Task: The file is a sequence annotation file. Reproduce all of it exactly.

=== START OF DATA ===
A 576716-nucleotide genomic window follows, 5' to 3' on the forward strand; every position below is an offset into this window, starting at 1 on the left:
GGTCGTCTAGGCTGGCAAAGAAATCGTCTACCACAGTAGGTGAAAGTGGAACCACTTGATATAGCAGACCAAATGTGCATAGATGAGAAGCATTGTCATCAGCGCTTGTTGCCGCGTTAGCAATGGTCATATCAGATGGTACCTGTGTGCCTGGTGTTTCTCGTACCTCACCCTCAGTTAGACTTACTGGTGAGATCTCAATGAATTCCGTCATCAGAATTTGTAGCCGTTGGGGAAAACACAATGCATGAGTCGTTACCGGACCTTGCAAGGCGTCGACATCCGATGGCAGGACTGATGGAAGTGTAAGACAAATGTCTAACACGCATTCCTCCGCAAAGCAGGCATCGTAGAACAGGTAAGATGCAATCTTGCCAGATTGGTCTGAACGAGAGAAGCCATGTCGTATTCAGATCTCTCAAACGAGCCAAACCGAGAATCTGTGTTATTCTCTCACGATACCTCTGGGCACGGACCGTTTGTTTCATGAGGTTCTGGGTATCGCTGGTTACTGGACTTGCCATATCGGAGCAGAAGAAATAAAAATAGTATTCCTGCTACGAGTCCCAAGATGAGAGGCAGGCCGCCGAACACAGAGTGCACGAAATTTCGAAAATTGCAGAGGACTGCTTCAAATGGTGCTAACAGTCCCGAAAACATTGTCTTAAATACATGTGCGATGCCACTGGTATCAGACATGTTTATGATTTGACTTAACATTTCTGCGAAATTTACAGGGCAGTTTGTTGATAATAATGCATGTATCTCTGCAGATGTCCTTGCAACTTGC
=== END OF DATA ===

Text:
A 576716-nucleotide genomic window follows, 5' to 3' on the forward strand; every position below is an offset into this window, starting at 1 on the left:
GGTCGTCTAGGCTGGCAAAGAAATCGTCTACCACAGTAGGTGAAAGTGGAACCACTTGATATAGCAGACCAAATGTGCATAGATGAGAAGCATTGTCATCAGCGCTTGTTGCCGCGTTAGCAATGGTCATATCAGATGGTACCTGTGTGCCTGGTGTTTCTCGTACCTCACCCTCAGTTAGACTTACTGGTGAGATCTCAATGAATTCCGTCATCAGAATTTGTAGCCGTTGGGGAAAACACAATGCATGAGTCGTTACCGGACCTTGCAAGGCGTCGACATCCGATGGCAGGACTGATGGAAGTGTAAGACAAATGTCTAACACGCATTCCTCCGCAAAGCAGGCATCGTAGAACAGGTAAGATGCAATCTTGCCAGATTGGTCTGAACGAGAGAAGCCATGTCGTATTCAGATCTCTCAAACGAGCCAAACCGAGAATCTGTGTTATTCTCTCACGATACCTCTGGGCACGGACCGTTTGTTTCATGAGGTTCTGGGTATCGCTGGTTACTGGACTTGCCATATCGGAGCAGAAGAAATAAAAATAGTATTCCTGCTACGAGTCCCAAGATGAGAGGCAGGCCGCCGAACACAGAGTGCACGAAATTTCGAAAATTGCAGAGGACTGCTTCAAATGGTGCTAACAGTCCCGAAAACATTGTCTTAAATACATGTGCGATGCCACTGGTATCAGACATGTTTATGATTTGACTTAACATTTCTGCGAAATTTACAGGGCAGTTTGTTGATAATAATGCATGTATCTCTGCAGATGTCCTTGCAACTTGC